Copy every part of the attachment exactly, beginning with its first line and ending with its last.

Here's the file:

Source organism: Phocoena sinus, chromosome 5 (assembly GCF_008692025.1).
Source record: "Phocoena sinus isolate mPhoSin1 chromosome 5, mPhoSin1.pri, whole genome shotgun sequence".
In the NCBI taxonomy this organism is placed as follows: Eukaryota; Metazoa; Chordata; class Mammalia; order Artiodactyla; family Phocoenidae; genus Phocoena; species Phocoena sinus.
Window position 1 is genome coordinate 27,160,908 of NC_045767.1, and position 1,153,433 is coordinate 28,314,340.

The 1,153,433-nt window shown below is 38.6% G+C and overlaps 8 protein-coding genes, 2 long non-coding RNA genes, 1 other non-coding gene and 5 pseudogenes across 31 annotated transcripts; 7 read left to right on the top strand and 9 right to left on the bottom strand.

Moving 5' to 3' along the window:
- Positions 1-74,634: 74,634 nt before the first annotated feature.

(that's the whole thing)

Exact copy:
Source organism: Phocoena sinus, chromosome 5 (assembly GCF_008692025.1).
Source record: "Phocoena sinus isolate mPhoSin1 chromosome 5, mPhoSin1.pri, whole genome shotgun sequence".
In the NCBI taxonomy this organism is placed as follows: Eukaryota; Metazoa; Chordata; class Mammalia; order Artiodactyla; family Phocoenidae; genus Phocoena; species Phocoena sinus.
Window position 1 is genome coordinate 27,160,908 of NC_045767.1, and position 1,153,433 is coordinate 28,314,340.

The 1,153,433-nt window shown below is 38.6% G+C and overlaps 8 protein-coding genes, 2 long non-coding RNA genes, 1 other non-coding gene and 5 pseudogenes across 31 annotated transcripts; 7 read left to right on the top strand and 9 right to left on the bottom strand.

Moving 5' to 3' along the window:
- Positions 1-74,634: 74,634 nt before the first annotated feature.